Last week, several of Watauga County’s commissioners even stepped into the fray. Commissioner David Blust, called for a book rating system and argued that the book offered no life lessons. “It’s filth…. Honestly, what normal family is like this book? The Manson family, maybe, Ted Bundy? I think this is just so wrong,” he told the local Watauga Democrat.
Another, Chairman Nathan Miller, said the book’s inclusion in the curriculum was such an “egregious violation” that he recommended the district dispense with its usual book review policy. And Commissioner Perry Yates called the book “despicable.”
THE MANSONS? TED BUNDY? SERIOUSLY?
ALSO. WHAT'S THE POINT OF HAVING A CHALLENGE POLICY IF DUDES JUST WANT TO THROW IT UNDER THE BUS WHENEVER THEY, PERSONALLY, DON'T LIKE THE BOOK? BAH.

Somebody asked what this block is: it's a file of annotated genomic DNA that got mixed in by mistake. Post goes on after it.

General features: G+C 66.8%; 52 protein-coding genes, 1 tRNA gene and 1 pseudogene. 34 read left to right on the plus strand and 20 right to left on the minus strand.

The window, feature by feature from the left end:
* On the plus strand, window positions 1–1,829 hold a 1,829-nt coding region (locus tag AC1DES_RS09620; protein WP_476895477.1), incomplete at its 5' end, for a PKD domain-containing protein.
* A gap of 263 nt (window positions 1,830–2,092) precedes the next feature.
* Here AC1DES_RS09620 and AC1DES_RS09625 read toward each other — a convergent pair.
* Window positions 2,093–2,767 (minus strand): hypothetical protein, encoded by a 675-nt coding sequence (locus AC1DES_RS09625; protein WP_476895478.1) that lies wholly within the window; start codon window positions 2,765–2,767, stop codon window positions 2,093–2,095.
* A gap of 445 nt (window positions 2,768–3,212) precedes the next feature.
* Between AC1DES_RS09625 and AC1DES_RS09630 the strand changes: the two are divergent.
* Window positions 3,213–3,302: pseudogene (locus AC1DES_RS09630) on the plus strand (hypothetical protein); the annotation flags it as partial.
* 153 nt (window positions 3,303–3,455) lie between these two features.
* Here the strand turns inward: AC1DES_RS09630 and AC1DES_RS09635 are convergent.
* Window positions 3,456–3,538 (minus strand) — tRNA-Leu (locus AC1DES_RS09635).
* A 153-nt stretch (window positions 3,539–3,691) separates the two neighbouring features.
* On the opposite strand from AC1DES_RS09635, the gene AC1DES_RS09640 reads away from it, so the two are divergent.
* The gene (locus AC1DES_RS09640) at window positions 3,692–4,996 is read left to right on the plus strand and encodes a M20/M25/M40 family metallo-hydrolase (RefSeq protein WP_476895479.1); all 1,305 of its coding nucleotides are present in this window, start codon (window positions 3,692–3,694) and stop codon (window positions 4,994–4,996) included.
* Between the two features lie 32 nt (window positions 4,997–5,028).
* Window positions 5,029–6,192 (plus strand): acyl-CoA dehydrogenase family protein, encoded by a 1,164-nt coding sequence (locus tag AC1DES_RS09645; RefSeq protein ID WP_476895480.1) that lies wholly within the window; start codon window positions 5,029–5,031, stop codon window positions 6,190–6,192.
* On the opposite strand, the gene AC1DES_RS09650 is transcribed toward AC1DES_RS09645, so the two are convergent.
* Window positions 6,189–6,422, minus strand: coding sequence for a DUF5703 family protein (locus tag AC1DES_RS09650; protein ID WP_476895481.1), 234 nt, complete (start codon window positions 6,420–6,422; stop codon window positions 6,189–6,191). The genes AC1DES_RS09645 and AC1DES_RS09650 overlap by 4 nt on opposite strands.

Anyway. So, you know: the conversation has apparently gotten a tad heated.
From Allende's letter (which is reprinted in its entirety at SLJ:
As you know, it takes just one parent who disapproves of a book to pressure the school and eventually the Board of Education. In this case one person has circulated fragments of the novel—taken out of context—among parents who probably have not read the book. The fragments refer mostly to sexual content. The plan is to gather support to ban the book completely, even as optional reading. Since today TV series, movies, videogames and comics exploit sex and violence, including torture and rape, as forms of entertainment, I don’t think that young adults will be particularly offended by the strong scenes from The House of the Spirits, which are always part of the historical and political content of the novel.